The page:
Best-Case Scenario: The Eagles are Redskins North. Vick is a borderline MVP candidate, the Eagles average six yards per carry on the ground, and the defense is passable enough for Philly to win 11 games.
Worst-Case Scenario: The parade of quarterbacks stumbles through a year of turnovers and late decisions, while the league’s referees threaten to strike if Kelly’s offense doesn’t give them 13 seconds in between plays. The Eagles go 6-10 while Reid goes 14-2 in Kansas City.
- The reality is no one has any idea what the Eagles will do this year but comparing them to Reid’s Chiefs will be interesting.
In terms of the immediate impact upon these players and how it affects the Buccaneers on the field in 2013, there’s going to be a noticeable problem. Tynes is already out for the year. Nicks hasn’t yet been ruled out for Week 1, but he’s unlikely to play, and there’s no clear timetable for his return. Part of the predicted improvement for the Buccaneers in 2013 revolved around the return of three key linemen: Nicks and Davin Joseph on the offensive side of the ball, and Adrian Clayborn on the defensive side. Even if Nicks does make it back onto the field relatively quickly, it’s impossible to imagine that battling a staph infection won’t have sapped his strength. Nicks is more likely to be a nonfactor this season than he is to be his former self. That’s not important in the context of the broader health concern in play, but it does affect how you might view the Buccaneers heading into 2013.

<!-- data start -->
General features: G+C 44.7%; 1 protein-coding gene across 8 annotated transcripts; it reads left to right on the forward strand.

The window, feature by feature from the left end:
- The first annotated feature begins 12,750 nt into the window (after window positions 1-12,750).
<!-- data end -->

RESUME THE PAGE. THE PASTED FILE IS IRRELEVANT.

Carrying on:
- The Bucs improvement is dependent on their draft built defense. How Josh Freeman plays will decide this year’s fate but the Bucs have a area that they can build off of with their defense as well as a great running back in only his second season.
Best-Case Scenario: Freeman has such a good year that he climbs ahead of Martin and Freddie on the Freeman power rankings and begins to approach the lofty heights of, yes, Gordon. The defense stays healthy and the Buccaneers compete with the NFC West juggernauts for a first-round bye.
Worst-Case Scenario: Josh drops down the Freeman power rankings, past Antonio, all the way to the bottom of the list. They fail to find a pass rush, Revis isn’t 100 percent, and Gerald McCoy gets hurt again. They limp to a 5-11 season and spend the offseason searching for two new leaders: a quarterback and a guy to coach him.
- The Bucs are in a tough division with the Saints, Falcons and Panthers but could be led by their defense to a playoff year. Revis’ return from injury and other injuries could be a problem and Freeman’s failures would lead the team to seek a new QB next off-season.
Did they miss a rising team? Are any of these teams not risers, would you describe them any other way?